ogr2ogr -f GeoJSON -where "featurecla = 'River' AND scalerank < 8" -clipsrc 77.25 24.28 91.45 31.5 data/nepal-rivers.json ../_basemaps/physical/ne_10m_rivers_lake_centerlines_v3.1/ne_10m_rivers_lake_centerlines.shp

ogr2ogr -f GeoJSON -clipsrc 77.25 24.28 91.45 31.5 data/nepal-lakes.json ../_basemaps/physical/ne_10m_lakes_v3.0/ne_10m_lakes.shp

ogr2ogr -f GeoJSON -clipsrc 77.25 24.28 91.45 31.5 data/nepal-roads.json ../_basemaps/cultural/ne_10m_roads_v3.0/ne_10m_roads.shp

topojson -o data/nepal-topo.json --id-property NAME -p featurecla,city=name,country=NAME -- data/nepal-geo.json data/nepal-cities.json data/nepal-neighbors.json data/nepal-rivers.json data/nepal-lakes.json data/nepal-roads.json data/nepal-quakes.csv

(Why two separate calls for city data? The Natural Earth shapefile for populated places has a column called scalerank, which ranks cities by importance or size. Since our example was a map of Nepal, I wanted to show a range of cities inside Nepal, but only major cities outside.)

Mapturner

Christopher Groskopf and Tyler Fisher extended that series of ogr2ogr and TopoJSON commands to a new command-line utility: mapturner.

Mapturner takes in a YAML configuration file, processes the data and saves out a compressed TopoJSON file. Users can specify settings for each data layer, including data columns to preserve and attributes to query. The config file for our Nepal example looked like this:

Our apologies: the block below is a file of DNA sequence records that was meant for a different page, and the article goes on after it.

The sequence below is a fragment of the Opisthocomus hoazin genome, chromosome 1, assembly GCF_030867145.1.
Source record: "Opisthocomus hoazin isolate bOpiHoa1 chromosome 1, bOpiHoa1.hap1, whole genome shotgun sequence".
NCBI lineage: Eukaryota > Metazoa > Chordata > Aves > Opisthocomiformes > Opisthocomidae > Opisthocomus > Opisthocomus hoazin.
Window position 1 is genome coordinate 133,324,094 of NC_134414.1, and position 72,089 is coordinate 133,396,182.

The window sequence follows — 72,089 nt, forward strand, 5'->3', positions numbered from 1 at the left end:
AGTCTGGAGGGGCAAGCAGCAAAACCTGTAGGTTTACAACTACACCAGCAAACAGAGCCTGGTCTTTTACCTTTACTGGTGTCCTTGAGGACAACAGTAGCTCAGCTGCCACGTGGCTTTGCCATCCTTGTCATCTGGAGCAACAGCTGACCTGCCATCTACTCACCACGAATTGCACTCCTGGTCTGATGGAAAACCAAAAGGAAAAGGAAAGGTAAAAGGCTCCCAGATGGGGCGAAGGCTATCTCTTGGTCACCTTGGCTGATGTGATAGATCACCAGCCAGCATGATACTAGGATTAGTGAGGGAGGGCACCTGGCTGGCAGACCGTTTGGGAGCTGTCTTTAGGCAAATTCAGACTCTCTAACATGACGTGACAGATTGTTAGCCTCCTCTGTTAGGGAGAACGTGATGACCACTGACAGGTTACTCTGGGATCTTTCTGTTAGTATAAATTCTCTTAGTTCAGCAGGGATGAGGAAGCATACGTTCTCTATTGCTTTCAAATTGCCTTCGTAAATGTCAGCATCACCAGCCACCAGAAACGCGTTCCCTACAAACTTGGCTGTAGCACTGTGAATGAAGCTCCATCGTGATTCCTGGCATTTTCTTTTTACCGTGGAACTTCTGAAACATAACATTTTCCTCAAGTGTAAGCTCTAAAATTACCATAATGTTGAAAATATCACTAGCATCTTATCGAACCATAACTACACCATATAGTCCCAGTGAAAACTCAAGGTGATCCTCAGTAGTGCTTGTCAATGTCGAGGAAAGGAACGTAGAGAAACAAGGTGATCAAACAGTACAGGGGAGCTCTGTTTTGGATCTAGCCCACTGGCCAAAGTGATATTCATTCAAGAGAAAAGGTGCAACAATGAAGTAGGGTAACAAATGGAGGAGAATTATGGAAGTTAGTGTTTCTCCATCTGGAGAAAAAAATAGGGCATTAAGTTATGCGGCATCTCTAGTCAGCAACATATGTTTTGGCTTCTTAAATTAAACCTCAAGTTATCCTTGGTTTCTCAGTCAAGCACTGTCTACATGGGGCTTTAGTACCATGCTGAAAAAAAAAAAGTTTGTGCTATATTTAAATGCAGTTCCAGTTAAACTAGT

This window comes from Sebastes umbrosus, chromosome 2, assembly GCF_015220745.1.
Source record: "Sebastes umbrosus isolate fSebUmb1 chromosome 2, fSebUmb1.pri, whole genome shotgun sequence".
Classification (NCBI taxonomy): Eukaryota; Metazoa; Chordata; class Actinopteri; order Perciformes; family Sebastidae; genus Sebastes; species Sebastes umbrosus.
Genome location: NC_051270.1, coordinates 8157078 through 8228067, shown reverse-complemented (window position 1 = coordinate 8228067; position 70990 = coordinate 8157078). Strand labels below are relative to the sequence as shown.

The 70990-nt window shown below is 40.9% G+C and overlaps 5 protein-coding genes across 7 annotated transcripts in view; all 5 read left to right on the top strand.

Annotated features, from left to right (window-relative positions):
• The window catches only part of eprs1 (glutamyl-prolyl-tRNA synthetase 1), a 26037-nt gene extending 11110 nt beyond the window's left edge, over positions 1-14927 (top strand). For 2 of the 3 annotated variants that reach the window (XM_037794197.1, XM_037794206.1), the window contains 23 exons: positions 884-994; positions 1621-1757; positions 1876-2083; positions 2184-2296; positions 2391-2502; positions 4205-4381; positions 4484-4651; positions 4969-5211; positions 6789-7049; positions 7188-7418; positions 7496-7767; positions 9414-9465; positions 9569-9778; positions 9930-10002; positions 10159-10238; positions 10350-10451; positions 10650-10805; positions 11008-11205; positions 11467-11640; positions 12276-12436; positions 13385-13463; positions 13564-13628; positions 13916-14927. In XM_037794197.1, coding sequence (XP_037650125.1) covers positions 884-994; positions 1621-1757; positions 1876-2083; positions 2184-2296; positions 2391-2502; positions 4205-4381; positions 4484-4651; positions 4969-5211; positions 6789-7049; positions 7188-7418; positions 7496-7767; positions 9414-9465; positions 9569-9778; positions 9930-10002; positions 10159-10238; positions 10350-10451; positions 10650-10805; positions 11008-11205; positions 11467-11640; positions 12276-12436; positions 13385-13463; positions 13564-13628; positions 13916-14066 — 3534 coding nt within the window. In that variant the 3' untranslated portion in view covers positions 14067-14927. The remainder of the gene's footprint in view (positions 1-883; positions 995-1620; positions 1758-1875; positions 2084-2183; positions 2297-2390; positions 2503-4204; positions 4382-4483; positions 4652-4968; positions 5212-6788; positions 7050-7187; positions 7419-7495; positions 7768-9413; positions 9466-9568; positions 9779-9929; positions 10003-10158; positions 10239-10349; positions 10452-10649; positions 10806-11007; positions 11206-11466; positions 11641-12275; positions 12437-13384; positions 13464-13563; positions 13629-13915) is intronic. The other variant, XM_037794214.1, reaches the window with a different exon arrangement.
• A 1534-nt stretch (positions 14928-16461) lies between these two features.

bbox: '77.25 24.28 91.45 31.5'
layers:
    countries:
        type: 'shp'
        path: 'http://www.naturalearthdata.com/http//www.naturalearthdata.com/download/10m/cultural/ne_10m_admin_0_countries.zip'
        id-property: 'NAME'
        properties:
            - 'country=NAME'
    cities:
        type: 'shp'
        path: 'http://www.naturalearthdata.com/http//www.naturalearthdata.com/download/10m/cultural/ne_10m_populated_places_simple.zip'
        id-property: 'name'
        properties:
            - 'featurecla'
            - 'city=name'
            - 'scalerank'
        where: adm0name = 'Nepal' AND scalerank < 8
    neighbors:
        type: 'shp'
        path: 'http://www.naturalearthdata.com/http//www.naturalearthdata.com/download/10m/cultural/ne_10m_populated_places_simple.zip'
        id-property: 'name'
        properties:
            - 'featurecla'
            - 'city=name'
            - 'scalerank'
        where: adm0name != 'Nepal' AND scalerank <= 2
    lakes:
        type: 'shp'
        path: 'http://www.naturalearthdata.com/http//www.naturalearthdata.com/download/10m/physical/ne_10m_lakes.zip'
    rivers:
        type: 'shp'
        path: 'http://www.naturalearthdata.com/http//www.naturalearthdata.com/download/10m/physical/ne_10m_rivers_lake_centerlines.zip'
        where: featurecla = 'River' AND scalerank < 8
    quakes:
        type: 'csv'
        path: 'data/nepal.csv'
        properties:
            - 'date'
            - '+intensity'

Mapturner currently supports SHP, JSON and CSV files.

Drawing The Map

I’ve been pretty impressed with the relative ease of using D3 to render maps and test projections. Need to adjust the scope of the map? It might just be a matter of adjusting the map scale and centroid (and, if necessary, expanding the overall bounding-box and re-running the mapturner script) — much faster than redrawing a flat map.